Bakemaster wrote:I'm 100% with Belial on this. Mammoth guy (if that's what we're calling him) has always been one of the most poignant and memorable scenes from Sandman, to me.

And we're in agreement about what his literary intent was. He didn't want to die.
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Re: Do you think reviving the dead will ever be possible?

Postby Belial » Tue Jul 27, 2010 5:29 pm UTC

Izawwlgood wrote:You grok it? The martians were stagnant. The Illidians were stagnant. The Night Elves were stagnant. The Vampires were bored, the MacLeod suffering from the Scottish equivalent of ennui.


They're also all fictional. You're right, I was probably too harsh by going straight to poor writing (mostly, I just fucking hate Anne Rice), because the problem has nothing to do with the quality of the fiction and everything to do with the fact that it's fiction.

Don't get me wrong, I love stories. I was a fucking literature major, so I'm basically all about stories. But never lose sight of the fact that they're stories. They don't have to be true, in the factual sense (obviously). They don't even have to resemble the truth in a verisimilitude sense, beyond the demands of the story and the audience's ability to suspend disbelief.

So the best you can say for these fictional depictions is that they're some author's musing on what immortals might be like. And, in fact, they're usually even less (or more, but less for your purposes) than that: they're not even the author's musings on what immortals might be like, they're just the way they are because it serves the story for them to be that way. Immortality is a big benefit, and outside of some celtic myths, most authors like to build their characters at least somewhat flawed. Immortality angst is a pretty big flaw, so it serves.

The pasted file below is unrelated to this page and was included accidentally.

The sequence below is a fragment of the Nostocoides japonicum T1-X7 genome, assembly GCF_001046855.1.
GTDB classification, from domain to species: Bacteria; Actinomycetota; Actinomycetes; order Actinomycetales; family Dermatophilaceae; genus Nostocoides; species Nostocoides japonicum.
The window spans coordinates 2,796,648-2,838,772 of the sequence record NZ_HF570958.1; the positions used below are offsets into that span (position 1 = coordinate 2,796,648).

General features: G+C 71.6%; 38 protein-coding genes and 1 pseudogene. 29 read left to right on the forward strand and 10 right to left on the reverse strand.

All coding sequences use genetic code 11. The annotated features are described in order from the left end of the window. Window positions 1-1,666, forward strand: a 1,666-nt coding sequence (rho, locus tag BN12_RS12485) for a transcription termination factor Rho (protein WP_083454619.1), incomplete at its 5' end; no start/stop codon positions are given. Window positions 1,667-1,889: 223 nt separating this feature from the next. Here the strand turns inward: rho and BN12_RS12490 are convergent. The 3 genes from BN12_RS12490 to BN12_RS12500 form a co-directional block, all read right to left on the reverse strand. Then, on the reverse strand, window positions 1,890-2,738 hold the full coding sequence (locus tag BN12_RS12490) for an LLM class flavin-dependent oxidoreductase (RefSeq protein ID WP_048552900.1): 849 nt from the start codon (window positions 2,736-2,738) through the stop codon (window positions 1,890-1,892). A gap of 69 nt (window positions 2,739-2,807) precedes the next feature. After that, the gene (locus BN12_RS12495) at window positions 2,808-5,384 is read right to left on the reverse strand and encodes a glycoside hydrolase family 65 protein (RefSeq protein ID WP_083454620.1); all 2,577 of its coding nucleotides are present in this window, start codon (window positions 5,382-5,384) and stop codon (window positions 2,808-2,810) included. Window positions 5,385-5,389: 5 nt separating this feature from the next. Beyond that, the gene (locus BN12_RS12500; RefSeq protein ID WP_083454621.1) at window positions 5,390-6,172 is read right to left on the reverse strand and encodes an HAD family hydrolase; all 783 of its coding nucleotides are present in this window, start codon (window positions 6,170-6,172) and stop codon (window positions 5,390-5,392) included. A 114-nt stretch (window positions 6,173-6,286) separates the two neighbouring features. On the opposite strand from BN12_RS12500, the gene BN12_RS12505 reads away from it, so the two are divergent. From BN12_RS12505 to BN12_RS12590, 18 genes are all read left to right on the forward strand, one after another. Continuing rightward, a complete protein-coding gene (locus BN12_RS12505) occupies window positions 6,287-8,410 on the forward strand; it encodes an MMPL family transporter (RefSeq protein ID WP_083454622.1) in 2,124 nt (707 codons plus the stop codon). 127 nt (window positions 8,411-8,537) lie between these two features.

Either way, they don't prove a single thing beyond the fact that Ray Bradbury, Anne Rice, and whoever wrote The Highlander might think immortality would be boring. I could counter with Gaiman and a few other authors who decided to subvert the trope and portray immortals that were having just a grand fucking time, but it still wouldn't prove anything because they're still stories first and foremost, not dissertations on speculative futurism.

Anyway, if they hold it, Anne Rice, Ray Bradbury, and whoever wrote the Highlander are welcome to that opinion. I think they're not thinking very hard about all the shit they could get up to in *forever*, and how much fun that would be. I think they're expressing a trite and poorly-thought-out but oft-repeated sentiment. In short, I think they're wrong. And telling me that they think it is no more convincing than telling me you think it. (In fact, to my knowledge, you've never said anything cavernously stupid about the meaning of Fahrenheit 451, so you're actually ahead of Ray Bradbury. And you started ahead of Anne Rice. Everyone starts ahead of Anne Rice.)

Also,